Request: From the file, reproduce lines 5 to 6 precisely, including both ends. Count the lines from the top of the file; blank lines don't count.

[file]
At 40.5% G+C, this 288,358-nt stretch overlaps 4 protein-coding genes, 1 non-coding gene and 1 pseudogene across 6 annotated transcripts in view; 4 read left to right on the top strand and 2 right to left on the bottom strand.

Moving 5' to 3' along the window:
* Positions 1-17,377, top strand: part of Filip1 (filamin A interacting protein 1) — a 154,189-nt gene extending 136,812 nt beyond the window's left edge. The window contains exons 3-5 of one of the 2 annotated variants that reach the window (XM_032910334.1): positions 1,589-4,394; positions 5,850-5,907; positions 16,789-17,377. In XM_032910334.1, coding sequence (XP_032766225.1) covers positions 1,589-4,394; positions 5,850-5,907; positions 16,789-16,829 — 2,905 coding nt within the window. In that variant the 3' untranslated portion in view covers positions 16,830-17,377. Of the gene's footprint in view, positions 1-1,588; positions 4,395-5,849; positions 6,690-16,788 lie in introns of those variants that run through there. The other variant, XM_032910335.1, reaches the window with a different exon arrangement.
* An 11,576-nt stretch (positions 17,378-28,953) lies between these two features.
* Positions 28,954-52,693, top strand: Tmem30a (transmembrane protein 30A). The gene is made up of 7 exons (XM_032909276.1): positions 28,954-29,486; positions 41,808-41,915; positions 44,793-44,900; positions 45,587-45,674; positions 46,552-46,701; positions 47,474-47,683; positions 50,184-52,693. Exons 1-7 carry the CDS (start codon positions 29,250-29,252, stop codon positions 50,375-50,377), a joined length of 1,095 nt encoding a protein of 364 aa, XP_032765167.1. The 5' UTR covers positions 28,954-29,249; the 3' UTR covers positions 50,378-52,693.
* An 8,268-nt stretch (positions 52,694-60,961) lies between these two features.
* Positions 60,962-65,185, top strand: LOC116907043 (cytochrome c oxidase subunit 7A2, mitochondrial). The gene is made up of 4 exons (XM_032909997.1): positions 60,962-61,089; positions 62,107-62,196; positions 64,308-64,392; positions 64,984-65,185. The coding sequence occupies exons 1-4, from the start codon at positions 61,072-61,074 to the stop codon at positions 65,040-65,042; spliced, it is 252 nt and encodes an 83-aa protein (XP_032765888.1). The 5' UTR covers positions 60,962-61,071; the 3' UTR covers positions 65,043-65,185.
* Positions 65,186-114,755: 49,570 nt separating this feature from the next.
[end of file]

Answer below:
* Positions 28,954-52,693, top strand: Tmem30a (transmembrane protein 30A). The gene is made up of 7 exons (XM_032909276.1): positions 28,954-29,486; positions 41,808-41,915; positions 44,793-44,900; positions 45,587-45,674; positions 46,552-46,701; positions 47,474-47,683; positions 50,184-52,693. Exons 1-7 carry the CDS (start codon positions 29,250-29,252, stop codon positions 50,375-50,377), a joined length of 1,095 nt encoding a protein of 364 aa, XP_032765167.1. The 5' UTR covers positions 28,954-29,249; the 3' UTR covers positions 50,378-52,693.
* An 8,268-nt stretch (positions 52,694-60,961) lies between these two features.